The Women in Housing series is a month-long project featuring the voices, stories, and experiences of women who currently or formerly work in housing and residence life. Today's post was written by Jess Sweitzer.
In June 2011, I accepted my current position. I was leaving a fixed-term contract and moving forward in my career. I was facing big changes, the largest of which was the composition of my colleagues. I always worked in residence life and always with a variety of genders and identities in my department. My new position would place me in an office filled with men. I asked myself if that mattered and thought, “No, it can’t matter with whom I work. It’s 2011! Besides, I grew up with brothers!”
I learned a lot about myself in my first year. I grew more than I could imagine, and I gained a great deal of insight and friendship along the way. I was called “bro” so many times that I started checking to make sure my breasts were, in fact, still present. I had to get used to putting the toilet seat down before I used the bathroom. Countless times, crying students were brought into my office because I “do the emotions thing.” It was also my job to do stereotypical female things, like send cards and wrap presents. On the other side, I could talk football without having to explain anything. I always had someone to ask for a male perspective. There was also the added humor that I could get someone to leave my office just by saying “I’m on my period.” They bolted from my office quicker than ever.
There were also more serious differences I had not anticipated. I was often frustrated when I would explain policy to a student who did not want to hear it and one of my new colleagues would come out to take over the conversation. It took me a long time to be able to explain why I was so bothered. In many cases, these were male students from male dominated countries. I was frustrated because by taking over, it made me look incapable and took away my ability to act as an authority. However, from my colleagues’ perspective, they were merely supporting me in a frustrating situation.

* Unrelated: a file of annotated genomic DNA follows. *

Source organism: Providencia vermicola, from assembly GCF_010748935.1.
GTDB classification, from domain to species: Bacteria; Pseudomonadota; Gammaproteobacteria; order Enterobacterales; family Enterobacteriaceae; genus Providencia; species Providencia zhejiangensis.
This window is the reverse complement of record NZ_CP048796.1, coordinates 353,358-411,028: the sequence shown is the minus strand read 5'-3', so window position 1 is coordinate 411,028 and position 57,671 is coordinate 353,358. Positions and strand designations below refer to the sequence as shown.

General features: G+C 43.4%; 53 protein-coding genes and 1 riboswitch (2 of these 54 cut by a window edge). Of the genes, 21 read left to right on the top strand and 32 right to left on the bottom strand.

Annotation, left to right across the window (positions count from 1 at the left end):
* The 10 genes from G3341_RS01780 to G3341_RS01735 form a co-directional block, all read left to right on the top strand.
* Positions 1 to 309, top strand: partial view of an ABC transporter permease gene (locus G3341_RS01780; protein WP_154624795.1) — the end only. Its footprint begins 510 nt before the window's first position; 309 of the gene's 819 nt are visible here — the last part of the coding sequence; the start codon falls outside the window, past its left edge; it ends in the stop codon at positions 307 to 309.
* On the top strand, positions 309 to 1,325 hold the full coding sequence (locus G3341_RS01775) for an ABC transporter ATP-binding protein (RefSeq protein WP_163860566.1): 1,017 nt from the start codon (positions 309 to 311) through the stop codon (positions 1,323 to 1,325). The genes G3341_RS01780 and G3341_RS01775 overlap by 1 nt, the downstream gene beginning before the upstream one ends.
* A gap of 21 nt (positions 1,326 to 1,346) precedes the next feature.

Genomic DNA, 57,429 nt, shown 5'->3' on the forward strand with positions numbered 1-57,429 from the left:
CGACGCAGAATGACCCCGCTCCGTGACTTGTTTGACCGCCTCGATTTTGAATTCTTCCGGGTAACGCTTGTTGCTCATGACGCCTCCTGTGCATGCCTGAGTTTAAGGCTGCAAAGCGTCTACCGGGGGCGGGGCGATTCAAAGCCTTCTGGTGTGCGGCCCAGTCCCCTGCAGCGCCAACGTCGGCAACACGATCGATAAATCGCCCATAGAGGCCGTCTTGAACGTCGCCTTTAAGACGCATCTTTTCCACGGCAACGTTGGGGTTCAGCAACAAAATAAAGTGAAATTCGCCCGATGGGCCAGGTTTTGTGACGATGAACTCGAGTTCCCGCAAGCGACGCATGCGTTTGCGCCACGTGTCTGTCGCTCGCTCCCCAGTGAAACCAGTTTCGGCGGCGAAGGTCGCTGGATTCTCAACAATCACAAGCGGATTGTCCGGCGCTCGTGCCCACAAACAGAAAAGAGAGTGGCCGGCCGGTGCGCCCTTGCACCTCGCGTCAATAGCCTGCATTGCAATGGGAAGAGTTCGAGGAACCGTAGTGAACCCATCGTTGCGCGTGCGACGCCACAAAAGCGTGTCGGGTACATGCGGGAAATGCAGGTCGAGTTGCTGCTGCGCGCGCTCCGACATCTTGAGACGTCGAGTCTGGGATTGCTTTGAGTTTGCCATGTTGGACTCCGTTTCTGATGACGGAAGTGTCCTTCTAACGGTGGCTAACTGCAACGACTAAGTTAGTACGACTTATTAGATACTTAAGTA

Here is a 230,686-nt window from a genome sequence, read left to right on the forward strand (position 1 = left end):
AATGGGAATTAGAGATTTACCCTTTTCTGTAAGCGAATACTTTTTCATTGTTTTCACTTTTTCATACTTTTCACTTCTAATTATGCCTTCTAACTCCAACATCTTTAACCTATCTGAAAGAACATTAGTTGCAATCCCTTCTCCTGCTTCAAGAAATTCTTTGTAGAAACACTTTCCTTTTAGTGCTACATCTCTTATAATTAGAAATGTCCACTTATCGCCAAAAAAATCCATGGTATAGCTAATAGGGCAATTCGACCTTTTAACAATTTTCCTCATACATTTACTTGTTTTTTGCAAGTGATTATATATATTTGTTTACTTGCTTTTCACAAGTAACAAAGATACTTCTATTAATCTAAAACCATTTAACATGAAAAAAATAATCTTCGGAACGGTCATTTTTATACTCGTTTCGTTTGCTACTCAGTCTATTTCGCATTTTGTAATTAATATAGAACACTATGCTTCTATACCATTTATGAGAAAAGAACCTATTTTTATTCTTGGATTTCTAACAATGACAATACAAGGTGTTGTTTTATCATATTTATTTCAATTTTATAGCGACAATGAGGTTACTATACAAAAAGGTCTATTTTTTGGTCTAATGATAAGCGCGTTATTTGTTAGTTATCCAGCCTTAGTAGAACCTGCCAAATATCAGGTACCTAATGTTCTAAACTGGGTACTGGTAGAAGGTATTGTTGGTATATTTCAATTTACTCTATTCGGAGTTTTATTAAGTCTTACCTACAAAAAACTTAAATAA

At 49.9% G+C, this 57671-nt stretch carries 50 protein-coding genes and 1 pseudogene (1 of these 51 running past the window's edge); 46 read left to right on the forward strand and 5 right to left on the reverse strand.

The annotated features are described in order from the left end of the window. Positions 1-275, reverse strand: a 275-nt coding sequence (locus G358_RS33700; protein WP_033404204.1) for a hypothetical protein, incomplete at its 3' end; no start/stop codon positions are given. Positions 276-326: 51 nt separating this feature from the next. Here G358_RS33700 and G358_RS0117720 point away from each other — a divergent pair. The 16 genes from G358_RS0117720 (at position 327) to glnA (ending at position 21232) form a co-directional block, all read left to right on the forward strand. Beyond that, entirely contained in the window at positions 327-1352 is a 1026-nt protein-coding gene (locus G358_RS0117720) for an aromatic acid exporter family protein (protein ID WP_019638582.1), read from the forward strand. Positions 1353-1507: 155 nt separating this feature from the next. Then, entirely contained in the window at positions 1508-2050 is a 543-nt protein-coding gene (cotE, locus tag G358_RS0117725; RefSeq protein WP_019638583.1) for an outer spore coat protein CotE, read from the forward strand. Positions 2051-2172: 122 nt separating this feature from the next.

No matter what area you work or how happy you are in your job, you need to vent from time to time. I am no different. I often grew frustrated when I would vent with a colleague and he would suddenly jump to fix my concern or tell me how to fix it. I just needed to get it off my chest so that I could let it go. I did not need someone to fix it for me. I needed someone to listen.
Also, as the only woman in the office, I was the point person for many students with some serious experiences. If a student wanted to talk to a woman, no matter the issue, I was the only woman for the job. I was fully aware of this matter from the start, but did not consider the added stress that I would experience at times. There was one week were my office was a revolving door of serious concerns that only I could be the one to address. By the end of the week, I was so emotionally stressed that I truly did not want to hear another person say my name.
There were other differences that I enjoyed. When a parent said that they had spoken to a woman on the phone, I knew it was me. When a student said that the other woman told them they could do x, y or z, I generally knew they were mistaken. It has always been fun to respond sassily about there being no other woman.
Through my experiences as the only woman in an office suite of men, I have grown exponentially. I have learned to express myself fully, to stop and breathe before I respond, and to explore why I am bothered by something. I have learned that there are differences between genders, but those differences are positive and exist to add to our environment. I have also seen growth in my colleagues. Yes, they still call me bro, but they now wait for me to ask for help before jumping in with students. I believe that we have all been changed for the better. I would not change my experiences for the world. After all, I still wrap the presents.
Currently the assistant director of housing and residence life at a small liberal arts school in Pittsburgh, Jess graduated from Ohio University in 2005. Always a bobcat, she has enjoyed her career with a variety of experiences in housing and residence life. In her down time, she enjoys reading and traveling to see her numerous nieces and nephews around the country.